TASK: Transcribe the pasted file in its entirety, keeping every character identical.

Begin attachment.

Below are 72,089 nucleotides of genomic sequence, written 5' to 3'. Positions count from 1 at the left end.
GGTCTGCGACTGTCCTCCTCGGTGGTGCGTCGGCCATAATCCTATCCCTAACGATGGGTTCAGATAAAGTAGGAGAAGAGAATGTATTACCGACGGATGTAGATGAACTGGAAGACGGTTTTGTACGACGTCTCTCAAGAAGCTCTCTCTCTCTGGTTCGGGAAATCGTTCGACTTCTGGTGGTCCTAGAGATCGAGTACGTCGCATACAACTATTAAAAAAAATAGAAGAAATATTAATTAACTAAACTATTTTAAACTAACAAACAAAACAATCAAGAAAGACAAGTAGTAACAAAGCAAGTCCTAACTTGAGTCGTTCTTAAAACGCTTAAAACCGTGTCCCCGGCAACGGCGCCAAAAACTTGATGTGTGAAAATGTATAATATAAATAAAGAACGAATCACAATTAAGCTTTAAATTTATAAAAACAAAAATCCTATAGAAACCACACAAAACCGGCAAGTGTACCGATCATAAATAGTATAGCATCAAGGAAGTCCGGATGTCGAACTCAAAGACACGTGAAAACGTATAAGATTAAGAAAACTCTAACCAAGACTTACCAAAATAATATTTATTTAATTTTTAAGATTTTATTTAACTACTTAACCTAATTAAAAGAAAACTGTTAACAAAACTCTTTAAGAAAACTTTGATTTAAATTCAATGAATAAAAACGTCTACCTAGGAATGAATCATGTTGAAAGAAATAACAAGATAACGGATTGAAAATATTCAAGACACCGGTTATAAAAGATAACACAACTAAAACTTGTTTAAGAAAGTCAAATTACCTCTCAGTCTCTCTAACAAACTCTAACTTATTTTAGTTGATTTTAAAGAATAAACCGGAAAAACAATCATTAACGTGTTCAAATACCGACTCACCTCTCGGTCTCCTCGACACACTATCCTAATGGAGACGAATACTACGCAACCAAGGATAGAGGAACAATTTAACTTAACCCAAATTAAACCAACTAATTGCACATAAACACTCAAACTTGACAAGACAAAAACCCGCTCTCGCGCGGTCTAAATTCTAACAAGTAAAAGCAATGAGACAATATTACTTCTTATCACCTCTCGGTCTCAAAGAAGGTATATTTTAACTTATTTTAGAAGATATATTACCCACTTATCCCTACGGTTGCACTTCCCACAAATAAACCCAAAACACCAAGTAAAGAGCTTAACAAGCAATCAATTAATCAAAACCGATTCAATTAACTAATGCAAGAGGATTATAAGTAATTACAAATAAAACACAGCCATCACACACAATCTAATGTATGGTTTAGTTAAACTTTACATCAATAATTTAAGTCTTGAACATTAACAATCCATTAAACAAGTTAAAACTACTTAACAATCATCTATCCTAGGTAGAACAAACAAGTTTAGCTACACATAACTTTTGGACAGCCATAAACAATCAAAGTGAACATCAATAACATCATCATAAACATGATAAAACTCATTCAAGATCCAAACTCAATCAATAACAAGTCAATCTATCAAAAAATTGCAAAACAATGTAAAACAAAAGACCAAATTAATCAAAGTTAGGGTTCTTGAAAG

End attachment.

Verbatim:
Below are 72,089 nucleotides of genomic sequence, written 5' to 3'. Positions count from 1 at the left end.
GGTCTGCGACTGTCCTCCTCGGTGGTGCGTCGGCCATAATCCTATCCCTAACGATGGGTTCAGATAAAGTAGGAGAAGAGAATGTATTACCGACGGATGTAGATGAACTGGAAGACGGTTTTGTACGACGTCTCTCAAGAAGCTCTCTCTCTCTGGTTCGGGAAATCGTTCGACTTCTGGTGGTCCTAGAGATCGAGTACGTCGCATACAACTATTAAAAAAAATAGAAGAAATATTAATTAACTAAACTATTTTAAACTAACAAACAAAACAATCAAGAAAGACAAGTAGTAACAAAGCAAGTCCTAACTTGAGTCGTTCTTAAAACGCTTAAAACCGTGTCCCCGGCAACGGCGCCAAAAACTTGATGTGTGAAAATGTATAATATAAATAAAGAACGAATCACAATTAAGCTTTAAATTTATAAAAACAAAAATCCTATAGAAACCACACAAAACCGGCAAGTGTACCGATCATAAATAGTATAGCATCAAGGAAGTCCGGATGTCGAACTCAAAGACACGTGAAAACGTATAAGATTAAGAAAACTCTAACCAAGACTTACCAAAATAATATTTATTTAATTTTTAAGATTTTATTTAACTACTTAACCTAATTAAAAGAAAACTGTTAACAAAACTCTTTAAGAAAACTTTGATTTAAATTCAATGAATAAAAACGTCTACCTAGGAATGAATCATGTTGAAAGAAATAACAAGATAACGGATTGAAAATATTCAAGACACCGGTTATAAAAGATAACACAACTAAAACTTGTTTAAGAAAGTCAAATTACCTCTCAGTCTCTCTAACAAACTCTAACTTATTTTAGTTGATTTTAAAGAATAAACCGGAAAAACAATCATTAACGTGTTCAAATACCGACTCACCTCTCGGTCTCCTCGACACACTATCCTAATGGAGACGAATACTACGCAACCAAGGATAGAGGAACAATTTAACTTAACCCAAATTAAACCAACTAATTGCACATAAACACTCAAACTTGACAAGACAAAAACCCGCTCTCGCGCGGTCTAAATTCTAACAAGTAAAAGCAATGAGACAATATTACTTCTTATCACCTCTCGGTCTCAAAGAAGGTATATTTTAACTTATTTTAGAAGATATATTACCCACTTATCCCTACGGTTGCACTTCCCACAAATAAACCCAAAACACCAAGTAAAGAGCTTAACAAGCAATCAATTAATCAAAACCGATTCAATTAACTAATGCAAGAGGATTATAAGTAATTACAAATAAAACACAGCCATCACACACAATCTAATGTATGGTTTAGTTAAACTTTACATCAATAATTTAAGTCTTGAACATTAACAATCCATTAAACAAGTTAAAACTACTTAACAATCATCTATCCTAGGTAGAACAAACAAGTTTAGCTACACATAACTTTTGGACAGCCATAAACAATCAAAGTGAACATCAATAACATCATCATAAACATGATAAAACTCATTCAAGATCCAAACTCAATCAATAACAAGTCAATCTATCAAAAAATTGCAAAACAATGTAAAACAAAAGACCAAATTAATCAAAGTTAGGGTTCTTGAAAG